Artists are a special breed of human. They tend to color outside the lines, dream big, hear their own music and march (or not) to their own drummer. They view the world through uniquely tinted, tilted eyes.
Not long out of college, I began dating an artist. By day, he worked as a curator in an art museum, but his work as an artist was most important to him. The walls of his apartment bore pieces that he’d created in grad school, his preferred medium at the time being plaster of Paris. He’d created life-size plaster of Paris forms of women for which he’d used real models. He wrapped women’s bodies in strips of linen soaked in plaster of Paris. Once dry, he’d use the resulting true-to-form sculpture to create his art, adding ordinary items — dried flowers here, a spiral telephone cord there — to complete his statement.
The most outstanding of all his pieces, in my opinion, was an actual urinal attached to a slab of tiled bathroom wall. Within the urinal, as part of it, sat the plaster of Paris torso and head of a woman wearing a strand of beads. He’d even added yellow glitter at the bottom to simulate urine. When I asked him about the piece, he explained, “Men have been using women as receptacles for bodily fluids for millennia.” He felt a woman as a urinal showed just how low men would go in their subjugation of women. A woman’s body represented as part of a urinal was a logical extension of how men have historically viewed women. I loved it. I loved the statement it made, the symbolism, the one-of-a-kind distinctiveness of it. He asked me if I’d like to have the piece. I enthusiastically said yes!
In case you’re wondering, an actual urinal attached to a piece of bathroom wall is pretty heavy and cumbersome. Somehow, we carted it from his apartment to mine, where I kept the piece in my bedroom.
He and I eventually broke up. When it came time for me to move to another city into an even smaller apartment, I wrestled with the idea of keeping the piece. I still loved it and its symbolism, but it was so big and so heavy, I just wasn’t sure I still wanted to make a place for it in my home. I decided to table the decision to keep it or not until I was settled in my new place.
On moving day, my soon-to-be old apartment was swarming with my strongest and most loyal friends, family, and co-workers who’d shown up to help me move, God bless them. Among the movers were my dad, the dairy farmer from rural Pennsylvania, and a couple of the guys from the Sports department of the local newspaper where I worked. When it came time to load the urinal artwork onto the truck, a burly sportswriter approached it, along with my dad. They looked at this thing, then gave each other a look I’ll never forget. Without a word, they raised their eyebrows, shook their heads and shrugged, then picked it up and carried it out.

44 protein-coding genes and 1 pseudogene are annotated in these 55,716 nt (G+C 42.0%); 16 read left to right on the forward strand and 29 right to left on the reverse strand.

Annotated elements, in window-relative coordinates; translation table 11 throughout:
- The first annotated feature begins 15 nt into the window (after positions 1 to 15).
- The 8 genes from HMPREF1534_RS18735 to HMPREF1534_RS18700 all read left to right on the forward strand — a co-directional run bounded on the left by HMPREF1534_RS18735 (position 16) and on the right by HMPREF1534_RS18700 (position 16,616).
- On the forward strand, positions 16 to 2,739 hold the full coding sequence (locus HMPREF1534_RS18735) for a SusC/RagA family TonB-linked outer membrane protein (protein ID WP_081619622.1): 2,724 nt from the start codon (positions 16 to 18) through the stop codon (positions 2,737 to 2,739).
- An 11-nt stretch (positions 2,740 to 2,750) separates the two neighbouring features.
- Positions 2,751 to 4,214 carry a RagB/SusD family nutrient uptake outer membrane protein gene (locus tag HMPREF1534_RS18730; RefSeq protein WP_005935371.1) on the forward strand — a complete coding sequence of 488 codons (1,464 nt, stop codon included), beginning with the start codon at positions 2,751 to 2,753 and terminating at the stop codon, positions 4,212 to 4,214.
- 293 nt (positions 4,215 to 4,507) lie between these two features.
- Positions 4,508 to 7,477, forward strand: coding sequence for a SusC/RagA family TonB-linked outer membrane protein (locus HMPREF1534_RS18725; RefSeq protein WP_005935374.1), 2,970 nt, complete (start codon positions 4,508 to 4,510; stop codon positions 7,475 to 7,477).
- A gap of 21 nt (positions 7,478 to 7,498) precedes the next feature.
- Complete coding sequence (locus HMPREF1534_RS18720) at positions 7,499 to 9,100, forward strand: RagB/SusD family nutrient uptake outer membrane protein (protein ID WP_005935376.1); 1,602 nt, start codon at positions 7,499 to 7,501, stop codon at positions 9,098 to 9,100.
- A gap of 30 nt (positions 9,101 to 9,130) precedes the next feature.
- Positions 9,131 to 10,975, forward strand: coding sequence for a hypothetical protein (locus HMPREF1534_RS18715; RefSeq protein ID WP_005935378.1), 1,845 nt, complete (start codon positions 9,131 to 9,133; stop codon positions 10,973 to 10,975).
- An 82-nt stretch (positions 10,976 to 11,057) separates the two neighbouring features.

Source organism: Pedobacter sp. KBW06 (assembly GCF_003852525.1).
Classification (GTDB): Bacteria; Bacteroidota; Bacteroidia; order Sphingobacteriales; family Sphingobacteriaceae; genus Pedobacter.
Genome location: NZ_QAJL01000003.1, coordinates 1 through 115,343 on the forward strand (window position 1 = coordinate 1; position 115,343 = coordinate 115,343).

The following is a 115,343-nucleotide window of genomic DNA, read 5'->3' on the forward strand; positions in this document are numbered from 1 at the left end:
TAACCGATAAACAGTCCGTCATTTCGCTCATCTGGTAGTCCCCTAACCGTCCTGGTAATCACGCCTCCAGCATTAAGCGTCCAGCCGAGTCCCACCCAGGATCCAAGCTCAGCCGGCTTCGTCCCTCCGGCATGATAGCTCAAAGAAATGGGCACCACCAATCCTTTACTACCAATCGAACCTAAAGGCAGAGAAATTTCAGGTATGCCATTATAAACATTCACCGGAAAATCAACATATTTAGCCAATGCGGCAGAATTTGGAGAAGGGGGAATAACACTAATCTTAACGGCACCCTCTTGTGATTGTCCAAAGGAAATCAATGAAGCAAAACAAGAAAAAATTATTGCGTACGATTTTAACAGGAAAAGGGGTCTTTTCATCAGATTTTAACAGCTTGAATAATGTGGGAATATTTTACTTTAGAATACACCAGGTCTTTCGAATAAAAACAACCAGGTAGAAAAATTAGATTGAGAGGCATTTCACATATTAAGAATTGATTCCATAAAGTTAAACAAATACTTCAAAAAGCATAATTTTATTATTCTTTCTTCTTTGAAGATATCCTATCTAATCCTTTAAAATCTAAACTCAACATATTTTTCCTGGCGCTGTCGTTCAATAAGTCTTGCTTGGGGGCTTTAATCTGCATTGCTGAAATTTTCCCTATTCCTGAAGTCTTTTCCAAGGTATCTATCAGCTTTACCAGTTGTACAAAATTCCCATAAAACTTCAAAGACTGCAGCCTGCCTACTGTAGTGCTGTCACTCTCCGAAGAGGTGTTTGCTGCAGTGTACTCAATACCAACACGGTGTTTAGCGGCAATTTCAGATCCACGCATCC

When we arrived at my new place, nobody knew in which room the urinal artwork should go, including me. I voiced my indecision as to whether to keep it or not, saying that it didn’t really match my décor, to which my aunt, with a straight face, wondered aloud, “I’m not sure what décor it would match.”
My new apartment was lovely, but small. The longer I kept the piece, the more I became convinced, sadly, that I wouldn’t be able to keep it. Since the artist and I had broken up a while back, the piece had begun to lose its charm anyway. My next dilemma was how to get rid of it.
I asked a couple of co-workers if they wanted it, especially those who’d seen it on moving day. Shockingly, they all said no (did not see that coming).
So one evening, while a friend was visiting, we planned to wait until dark, then carry the piece up to the apartment community dumpster where everyone took their trash. But when we tried to lift it, we realized it was too big and too heavy to lug all the way up to the dumpster. Plan B was to take it apart and carry it up in pieces. Here’s where my memory gets murky. I think we pried the plaster of Paris lady loose, put her in a trash bag, and took her up by herself. I think we somehow removed the urinal from the slab of wall, each of those being heavy enough on their own, but at least we could carry them individually once they were separated.
In the end, we got everything to the dumpster and I remember looking back, seeing the urinal leaning against the green dumpster, and wondering what the trash collectors would think when they saw it in the morning. I hated to dismantle a piece of art like that — no matter how “unique” — it felt blasphemous and disrespectful. If my ex-boyfriend artist ever becomes famous, I’ll kick myself even harder for having gotten rid of an original piece of his. I do sometimes wish I still had it. What a great conversation starter it would be for all those cocktail parties I never have.